Goodbye, Black Panther!

The unexpected death at age 43 of Chadwick Boseman who played American cinema’s first black super-hero in Black Panther comes as a complete shock

Chadwick Boseman (Photo courtesy: Twitter)
Chadwick Boseman (Photo courtesy: Twitter)
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Subhash K Jha

The unexpected death at age 43 of Chadwick Boseman who played American cinema’s first black super-hero in  Black Panther comes as a complete shock to me.

Really, how much crueler is 2020 going to get? Boseman’s fans were eagerly looking forward to the Black Panther sequel  which kept getting postponed. Now we  know why. Boseman a super-hero in real life too, was battling cancer for four years. He never let the world know the pain, the struggle to remain physically afloat, one of the world’s sexiest men and all that,  while from inside his physiology was giving way.

I remember seeing him on a talk show last year looking as fit as a fiddle (and probably feeling  like  shit) promoting  the disappointing  21 Bridges where he spoke about physical fitness and fans  and coping with popularity. Not a peep into the monstrous  pain he was going through.

To be a super-hero on screen is one thing. To be able to fight such a debilitating disease and to keep up the public image of being in good health, require inhuman volumes of strength and courage .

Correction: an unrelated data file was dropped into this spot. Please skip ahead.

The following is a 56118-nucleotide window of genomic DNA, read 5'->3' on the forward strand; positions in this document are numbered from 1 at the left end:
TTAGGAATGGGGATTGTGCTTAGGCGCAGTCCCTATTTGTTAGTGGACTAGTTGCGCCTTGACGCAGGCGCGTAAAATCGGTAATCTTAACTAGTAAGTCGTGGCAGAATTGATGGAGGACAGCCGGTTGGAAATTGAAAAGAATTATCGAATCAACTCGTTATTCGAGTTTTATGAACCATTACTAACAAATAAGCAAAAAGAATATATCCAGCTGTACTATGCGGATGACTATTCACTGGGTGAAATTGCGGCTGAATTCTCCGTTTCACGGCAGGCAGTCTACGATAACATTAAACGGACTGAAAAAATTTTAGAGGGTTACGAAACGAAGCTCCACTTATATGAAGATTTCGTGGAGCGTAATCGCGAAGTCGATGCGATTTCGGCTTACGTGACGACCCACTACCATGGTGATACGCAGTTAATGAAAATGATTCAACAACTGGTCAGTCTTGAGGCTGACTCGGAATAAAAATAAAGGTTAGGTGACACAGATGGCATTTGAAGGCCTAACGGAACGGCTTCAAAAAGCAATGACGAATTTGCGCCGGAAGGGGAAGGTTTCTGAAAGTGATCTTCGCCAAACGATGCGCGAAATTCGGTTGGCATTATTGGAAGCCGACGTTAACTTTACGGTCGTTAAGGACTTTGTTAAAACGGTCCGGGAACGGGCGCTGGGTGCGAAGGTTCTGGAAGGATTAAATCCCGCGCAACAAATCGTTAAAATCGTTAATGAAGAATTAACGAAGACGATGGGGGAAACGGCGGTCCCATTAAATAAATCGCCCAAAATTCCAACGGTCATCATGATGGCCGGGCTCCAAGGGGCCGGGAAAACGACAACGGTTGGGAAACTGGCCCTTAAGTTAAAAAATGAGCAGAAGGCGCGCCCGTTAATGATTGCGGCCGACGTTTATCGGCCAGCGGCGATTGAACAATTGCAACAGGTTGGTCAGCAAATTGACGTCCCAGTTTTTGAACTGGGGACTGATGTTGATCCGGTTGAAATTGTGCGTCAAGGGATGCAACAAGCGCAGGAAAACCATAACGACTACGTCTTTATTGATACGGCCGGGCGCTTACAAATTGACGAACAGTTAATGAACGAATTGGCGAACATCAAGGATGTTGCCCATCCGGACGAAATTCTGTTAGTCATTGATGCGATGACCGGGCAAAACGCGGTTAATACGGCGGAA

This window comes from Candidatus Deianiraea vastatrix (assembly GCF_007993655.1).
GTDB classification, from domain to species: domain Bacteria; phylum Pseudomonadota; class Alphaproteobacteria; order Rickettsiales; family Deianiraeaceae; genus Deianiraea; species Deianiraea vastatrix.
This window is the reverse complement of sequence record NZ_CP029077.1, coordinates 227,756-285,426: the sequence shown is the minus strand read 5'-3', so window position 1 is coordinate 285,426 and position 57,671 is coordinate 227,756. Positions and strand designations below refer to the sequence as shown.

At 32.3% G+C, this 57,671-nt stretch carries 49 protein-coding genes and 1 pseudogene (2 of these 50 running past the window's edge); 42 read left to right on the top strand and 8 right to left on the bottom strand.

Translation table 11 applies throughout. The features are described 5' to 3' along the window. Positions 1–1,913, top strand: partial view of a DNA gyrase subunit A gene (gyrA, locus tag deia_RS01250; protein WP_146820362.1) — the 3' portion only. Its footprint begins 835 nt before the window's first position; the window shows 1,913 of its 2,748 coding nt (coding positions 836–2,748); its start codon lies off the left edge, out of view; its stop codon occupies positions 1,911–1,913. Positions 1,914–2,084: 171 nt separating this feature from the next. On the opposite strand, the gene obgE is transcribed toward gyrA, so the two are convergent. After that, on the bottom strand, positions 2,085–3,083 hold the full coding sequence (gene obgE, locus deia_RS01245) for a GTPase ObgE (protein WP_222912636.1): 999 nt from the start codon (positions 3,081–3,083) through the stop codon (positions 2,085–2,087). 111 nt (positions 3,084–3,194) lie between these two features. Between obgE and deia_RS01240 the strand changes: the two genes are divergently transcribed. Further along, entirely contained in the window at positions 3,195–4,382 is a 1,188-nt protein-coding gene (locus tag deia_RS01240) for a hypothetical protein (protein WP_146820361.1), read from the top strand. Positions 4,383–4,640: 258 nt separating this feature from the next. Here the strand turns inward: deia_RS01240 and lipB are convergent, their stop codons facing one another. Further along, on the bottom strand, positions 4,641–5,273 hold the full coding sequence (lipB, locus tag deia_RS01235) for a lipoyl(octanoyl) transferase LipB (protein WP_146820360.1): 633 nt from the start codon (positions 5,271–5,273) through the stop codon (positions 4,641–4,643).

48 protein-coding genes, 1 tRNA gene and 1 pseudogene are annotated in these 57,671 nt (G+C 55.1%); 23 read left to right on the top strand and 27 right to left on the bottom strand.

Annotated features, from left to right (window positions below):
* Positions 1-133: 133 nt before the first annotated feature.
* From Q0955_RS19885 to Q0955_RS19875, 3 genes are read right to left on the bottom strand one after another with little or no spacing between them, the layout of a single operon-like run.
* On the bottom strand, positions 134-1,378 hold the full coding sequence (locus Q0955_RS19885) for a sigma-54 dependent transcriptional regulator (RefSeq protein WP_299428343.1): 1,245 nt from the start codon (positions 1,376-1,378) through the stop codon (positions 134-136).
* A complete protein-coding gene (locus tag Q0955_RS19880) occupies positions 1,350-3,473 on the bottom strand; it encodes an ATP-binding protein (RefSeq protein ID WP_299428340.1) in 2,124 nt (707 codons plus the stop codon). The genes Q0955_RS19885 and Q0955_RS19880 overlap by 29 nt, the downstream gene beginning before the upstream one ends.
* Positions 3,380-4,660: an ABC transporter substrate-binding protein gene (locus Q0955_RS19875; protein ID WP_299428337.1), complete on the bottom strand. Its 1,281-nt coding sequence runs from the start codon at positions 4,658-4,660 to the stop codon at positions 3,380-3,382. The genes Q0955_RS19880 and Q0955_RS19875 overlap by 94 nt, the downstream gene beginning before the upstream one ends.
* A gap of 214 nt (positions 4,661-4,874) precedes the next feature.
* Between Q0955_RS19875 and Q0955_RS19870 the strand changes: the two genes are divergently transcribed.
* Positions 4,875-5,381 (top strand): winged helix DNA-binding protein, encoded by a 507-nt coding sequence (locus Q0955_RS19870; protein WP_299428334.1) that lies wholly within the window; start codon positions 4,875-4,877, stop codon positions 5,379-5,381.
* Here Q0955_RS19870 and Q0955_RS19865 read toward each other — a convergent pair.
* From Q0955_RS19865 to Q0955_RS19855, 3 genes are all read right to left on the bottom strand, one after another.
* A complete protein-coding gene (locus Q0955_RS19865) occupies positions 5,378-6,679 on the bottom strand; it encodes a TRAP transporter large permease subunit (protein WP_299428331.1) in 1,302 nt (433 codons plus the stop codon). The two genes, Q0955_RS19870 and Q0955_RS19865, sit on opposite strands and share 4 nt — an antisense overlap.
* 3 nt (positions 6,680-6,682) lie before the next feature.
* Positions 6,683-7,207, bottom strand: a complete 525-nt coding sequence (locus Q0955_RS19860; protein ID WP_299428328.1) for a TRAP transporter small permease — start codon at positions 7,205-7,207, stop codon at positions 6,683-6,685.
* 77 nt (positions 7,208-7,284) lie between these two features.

We salute you, Chadwick. Imagine having to film a tough physical action film like  21  Bridges  on the streets of New York when you were so unwell. The film’s release was delayed several times. Now we know why.  I didn’t like the film when I first saw it and  I hated  Boseman’s last film the overrated Netflix-Spike Lee  superhit Da 5 Bloods.


But now I  will go back to both. Now I know the struggle and toil that Boseman put in to these films as he fought off death. Like Christopher Reeve who remained Superman  from his wheelchair,  Boseman will remain  Black Panther  from beyond his death.

Don’t even dare to replace him with another black actor. The film will flop.

America has only one black president so far. And only one on-screen black  super-hero as well. Interestingly Chadwick Boseman’s  most accomplished performance is not as  Black Panther but as the controversial American singer James Brown in the 2014 bio-pic Get On Up.

There was so much to do. So much unfinished  business. Chadwick had no right leaving everything so suddenly.

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